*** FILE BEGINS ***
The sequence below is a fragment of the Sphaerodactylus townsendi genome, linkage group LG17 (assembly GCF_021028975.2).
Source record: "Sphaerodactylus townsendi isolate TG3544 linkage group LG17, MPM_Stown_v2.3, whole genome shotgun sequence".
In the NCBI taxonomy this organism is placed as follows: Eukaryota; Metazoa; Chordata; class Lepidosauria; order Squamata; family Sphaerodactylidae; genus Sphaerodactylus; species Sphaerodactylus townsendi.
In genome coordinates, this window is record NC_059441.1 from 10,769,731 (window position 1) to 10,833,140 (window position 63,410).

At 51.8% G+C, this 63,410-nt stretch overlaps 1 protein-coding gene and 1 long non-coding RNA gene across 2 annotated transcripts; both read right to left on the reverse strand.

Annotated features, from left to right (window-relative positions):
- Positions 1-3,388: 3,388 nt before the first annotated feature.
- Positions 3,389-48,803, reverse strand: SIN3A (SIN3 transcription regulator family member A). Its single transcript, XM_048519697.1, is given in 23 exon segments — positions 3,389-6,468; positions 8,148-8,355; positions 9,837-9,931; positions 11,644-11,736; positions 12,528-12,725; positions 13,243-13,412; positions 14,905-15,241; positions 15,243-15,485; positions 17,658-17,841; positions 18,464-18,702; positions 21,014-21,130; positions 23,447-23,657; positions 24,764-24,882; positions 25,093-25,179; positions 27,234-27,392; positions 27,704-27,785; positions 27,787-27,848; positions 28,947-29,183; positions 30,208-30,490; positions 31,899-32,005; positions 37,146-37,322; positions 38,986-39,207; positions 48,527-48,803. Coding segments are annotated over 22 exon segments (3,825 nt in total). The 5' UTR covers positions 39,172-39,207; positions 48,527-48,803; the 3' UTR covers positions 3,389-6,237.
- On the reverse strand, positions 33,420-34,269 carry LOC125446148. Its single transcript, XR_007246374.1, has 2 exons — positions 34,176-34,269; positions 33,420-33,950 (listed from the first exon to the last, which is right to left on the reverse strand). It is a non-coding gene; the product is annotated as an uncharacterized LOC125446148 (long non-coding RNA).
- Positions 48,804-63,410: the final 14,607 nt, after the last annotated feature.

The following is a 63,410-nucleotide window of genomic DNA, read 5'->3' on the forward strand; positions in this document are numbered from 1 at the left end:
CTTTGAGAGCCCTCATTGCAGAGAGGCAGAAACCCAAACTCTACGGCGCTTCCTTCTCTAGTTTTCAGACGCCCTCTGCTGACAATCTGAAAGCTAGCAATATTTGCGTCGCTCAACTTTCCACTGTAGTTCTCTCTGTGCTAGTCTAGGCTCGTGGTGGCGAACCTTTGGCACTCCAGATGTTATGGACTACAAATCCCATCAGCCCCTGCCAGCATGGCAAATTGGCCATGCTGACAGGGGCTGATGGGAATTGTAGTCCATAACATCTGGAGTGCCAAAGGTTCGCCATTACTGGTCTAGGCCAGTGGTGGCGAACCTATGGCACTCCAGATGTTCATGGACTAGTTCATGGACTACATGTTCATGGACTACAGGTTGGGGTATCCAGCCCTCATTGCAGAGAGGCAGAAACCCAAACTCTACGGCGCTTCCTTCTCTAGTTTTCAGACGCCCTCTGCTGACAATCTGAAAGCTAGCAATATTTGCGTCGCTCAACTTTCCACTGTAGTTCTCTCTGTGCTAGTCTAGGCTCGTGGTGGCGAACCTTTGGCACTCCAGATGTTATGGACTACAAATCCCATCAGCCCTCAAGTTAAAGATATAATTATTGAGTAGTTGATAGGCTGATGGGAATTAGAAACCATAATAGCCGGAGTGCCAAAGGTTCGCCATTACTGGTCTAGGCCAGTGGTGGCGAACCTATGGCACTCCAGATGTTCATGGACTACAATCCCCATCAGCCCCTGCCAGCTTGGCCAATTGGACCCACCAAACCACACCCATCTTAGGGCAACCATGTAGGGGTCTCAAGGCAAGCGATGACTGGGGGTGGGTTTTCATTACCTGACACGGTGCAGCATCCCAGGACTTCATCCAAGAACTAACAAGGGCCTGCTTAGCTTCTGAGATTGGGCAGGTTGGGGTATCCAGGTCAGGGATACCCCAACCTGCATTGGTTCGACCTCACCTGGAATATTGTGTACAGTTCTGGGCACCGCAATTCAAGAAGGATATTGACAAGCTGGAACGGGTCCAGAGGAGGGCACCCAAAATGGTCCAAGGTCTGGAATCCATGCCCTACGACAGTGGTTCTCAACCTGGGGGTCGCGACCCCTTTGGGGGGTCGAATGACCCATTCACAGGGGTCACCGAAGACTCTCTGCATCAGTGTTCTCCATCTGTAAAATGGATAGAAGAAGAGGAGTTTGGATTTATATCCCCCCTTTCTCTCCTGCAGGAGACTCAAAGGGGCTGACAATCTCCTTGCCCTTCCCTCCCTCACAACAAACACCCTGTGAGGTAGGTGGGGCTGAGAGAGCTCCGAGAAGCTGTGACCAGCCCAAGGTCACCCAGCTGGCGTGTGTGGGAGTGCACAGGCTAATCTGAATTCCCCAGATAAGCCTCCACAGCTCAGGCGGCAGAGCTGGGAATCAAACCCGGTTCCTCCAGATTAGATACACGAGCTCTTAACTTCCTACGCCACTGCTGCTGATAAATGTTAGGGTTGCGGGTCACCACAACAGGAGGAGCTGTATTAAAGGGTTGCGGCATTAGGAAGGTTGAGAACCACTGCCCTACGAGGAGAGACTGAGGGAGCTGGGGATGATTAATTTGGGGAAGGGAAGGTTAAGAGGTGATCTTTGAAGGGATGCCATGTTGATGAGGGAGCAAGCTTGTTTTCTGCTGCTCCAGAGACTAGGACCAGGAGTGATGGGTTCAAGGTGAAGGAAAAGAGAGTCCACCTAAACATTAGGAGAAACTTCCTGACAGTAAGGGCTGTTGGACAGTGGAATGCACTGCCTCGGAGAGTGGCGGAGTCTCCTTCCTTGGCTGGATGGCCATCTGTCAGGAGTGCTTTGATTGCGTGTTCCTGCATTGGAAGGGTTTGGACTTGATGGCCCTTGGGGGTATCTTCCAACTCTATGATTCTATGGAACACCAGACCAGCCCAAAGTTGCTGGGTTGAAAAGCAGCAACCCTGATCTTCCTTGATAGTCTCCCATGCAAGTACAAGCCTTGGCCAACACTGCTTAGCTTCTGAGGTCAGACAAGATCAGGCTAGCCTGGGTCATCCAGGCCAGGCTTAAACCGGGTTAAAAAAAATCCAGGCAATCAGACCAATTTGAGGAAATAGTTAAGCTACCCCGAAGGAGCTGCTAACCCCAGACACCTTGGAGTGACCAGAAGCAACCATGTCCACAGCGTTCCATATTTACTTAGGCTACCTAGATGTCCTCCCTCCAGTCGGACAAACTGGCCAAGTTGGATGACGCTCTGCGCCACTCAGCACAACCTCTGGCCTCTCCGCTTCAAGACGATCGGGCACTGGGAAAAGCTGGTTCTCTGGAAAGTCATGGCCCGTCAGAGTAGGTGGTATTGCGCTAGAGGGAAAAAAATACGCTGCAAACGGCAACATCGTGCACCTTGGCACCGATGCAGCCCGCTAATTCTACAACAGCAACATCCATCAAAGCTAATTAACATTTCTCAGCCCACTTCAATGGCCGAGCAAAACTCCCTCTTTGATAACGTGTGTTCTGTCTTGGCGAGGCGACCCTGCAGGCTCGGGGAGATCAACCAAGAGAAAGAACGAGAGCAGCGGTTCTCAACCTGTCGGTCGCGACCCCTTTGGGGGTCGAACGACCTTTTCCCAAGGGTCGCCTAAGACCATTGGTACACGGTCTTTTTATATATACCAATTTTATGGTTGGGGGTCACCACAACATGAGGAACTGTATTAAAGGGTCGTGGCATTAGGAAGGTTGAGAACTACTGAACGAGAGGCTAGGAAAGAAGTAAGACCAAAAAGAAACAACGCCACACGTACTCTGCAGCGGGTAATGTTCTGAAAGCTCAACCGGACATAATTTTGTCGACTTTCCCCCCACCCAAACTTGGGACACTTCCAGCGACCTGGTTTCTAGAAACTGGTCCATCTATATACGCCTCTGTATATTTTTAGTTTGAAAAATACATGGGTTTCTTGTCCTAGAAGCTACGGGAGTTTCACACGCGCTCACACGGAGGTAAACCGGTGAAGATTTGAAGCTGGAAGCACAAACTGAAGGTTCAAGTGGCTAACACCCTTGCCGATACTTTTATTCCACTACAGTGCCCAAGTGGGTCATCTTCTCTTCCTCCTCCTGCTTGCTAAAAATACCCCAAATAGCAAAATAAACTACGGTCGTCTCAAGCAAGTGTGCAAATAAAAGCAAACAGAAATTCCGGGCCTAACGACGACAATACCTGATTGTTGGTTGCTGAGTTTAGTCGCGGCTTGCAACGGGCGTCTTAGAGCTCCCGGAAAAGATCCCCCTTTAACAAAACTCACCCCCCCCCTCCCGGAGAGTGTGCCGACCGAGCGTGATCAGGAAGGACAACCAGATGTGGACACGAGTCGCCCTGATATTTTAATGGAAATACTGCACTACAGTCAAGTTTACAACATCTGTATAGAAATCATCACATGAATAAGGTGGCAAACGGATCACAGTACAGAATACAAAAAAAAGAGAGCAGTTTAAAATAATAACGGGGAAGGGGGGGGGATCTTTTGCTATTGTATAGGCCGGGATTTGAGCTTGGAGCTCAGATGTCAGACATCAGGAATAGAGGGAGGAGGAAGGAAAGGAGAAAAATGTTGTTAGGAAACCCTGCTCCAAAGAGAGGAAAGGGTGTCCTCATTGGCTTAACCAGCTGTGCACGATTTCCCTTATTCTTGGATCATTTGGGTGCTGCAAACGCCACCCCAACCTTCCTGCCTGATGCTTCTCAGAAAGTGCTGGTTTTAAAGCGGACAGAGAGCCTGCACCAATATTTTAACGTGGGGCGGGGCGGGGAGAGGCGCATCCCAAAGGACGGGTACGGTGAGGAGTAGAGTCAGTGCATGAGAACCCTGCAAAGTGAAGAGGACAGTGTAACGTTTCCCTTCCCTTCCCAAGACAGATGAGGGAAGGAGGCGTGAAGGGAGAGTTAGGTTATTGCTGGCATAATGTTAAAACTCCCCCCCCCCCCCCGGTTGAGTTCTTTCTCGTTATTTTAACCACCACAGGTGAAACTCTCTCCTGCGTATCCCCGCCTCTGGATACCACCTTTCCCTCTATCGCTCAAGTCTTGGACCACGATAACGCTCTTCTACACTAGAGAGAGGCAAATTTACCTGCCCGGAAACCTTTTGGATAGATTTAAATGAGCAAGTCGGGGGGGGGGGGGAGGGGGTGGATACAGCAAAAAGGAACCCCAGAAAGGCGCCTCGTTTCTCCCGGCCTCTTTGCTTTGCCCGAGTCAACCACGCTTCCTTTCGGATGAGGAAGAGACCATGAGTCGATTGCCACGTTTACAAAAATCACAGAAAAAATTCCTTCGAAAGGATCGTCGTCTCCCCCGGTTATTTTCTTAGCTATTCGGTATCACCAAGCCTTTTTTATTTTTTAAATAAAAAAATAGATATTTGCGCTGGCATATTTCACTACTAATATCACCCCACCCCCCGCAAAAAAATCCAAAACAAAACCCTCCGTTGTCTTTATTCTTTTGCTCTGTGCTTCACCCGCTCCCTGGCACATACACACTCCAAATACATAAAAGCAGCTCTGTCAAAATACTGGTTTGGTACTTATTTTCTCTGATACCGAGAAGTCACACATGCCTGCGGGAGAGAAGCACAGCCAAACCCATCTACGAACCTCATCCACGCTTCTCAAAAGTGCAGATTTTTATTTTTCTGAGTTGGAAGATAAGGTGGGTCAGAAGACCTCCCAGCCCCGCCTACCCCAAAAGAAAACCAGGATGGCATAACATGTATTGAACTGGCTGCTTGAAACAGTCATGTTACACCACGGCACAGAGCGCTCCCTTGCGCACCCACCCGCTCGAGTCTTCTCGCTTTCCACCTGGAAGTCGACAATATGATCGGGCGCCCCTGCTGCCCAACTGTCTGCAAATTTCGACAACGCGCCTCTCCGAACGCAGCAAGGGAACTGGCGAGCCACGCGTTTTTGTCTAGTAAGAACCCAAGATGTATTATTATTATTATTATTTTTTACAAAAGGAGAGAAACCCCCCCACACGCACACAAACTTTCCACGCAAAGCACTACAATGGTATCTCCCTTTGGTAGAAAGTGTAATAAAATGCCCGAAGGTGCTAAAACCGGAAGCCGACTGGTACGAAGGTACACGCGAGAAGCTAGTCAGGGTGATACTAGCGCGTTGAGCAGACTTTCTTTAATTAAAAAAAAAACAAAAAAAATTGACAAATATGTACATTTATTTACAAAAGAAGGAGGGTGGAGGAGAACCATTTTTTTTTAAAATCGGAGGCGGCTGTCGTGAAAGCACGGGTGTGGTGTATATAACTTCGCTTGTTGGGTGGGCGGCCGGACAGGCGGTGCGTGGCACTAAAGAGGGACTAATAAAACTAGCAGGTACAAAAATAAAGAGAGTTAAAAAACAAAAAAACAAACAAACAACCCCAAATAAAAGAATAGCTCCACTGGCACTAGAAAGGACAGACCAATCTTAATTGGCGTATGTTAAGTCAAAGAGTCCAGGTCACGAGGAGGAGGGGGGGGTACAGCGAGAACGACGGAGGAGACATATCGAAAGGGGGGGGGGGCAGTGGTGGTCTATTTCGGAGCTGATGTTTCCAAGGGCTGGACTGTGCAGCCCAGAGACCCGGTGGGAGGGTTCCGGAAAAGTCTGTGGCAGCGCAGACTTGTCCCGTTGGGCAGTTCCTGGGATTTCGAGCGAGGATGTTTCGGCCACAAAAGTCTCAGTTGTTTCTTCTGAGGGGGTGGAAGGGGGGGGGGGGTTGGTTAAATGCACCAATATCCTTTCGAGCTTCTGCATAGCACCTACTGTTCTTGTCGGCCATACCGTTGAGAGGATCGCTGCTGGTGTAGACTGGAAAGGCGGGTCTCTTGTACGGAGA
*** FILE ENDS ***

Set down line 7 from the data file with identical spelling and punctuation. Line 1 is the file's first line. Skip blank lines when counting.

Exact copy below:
- Positions 1-3,388: 3,388 nt before the first annotated feature.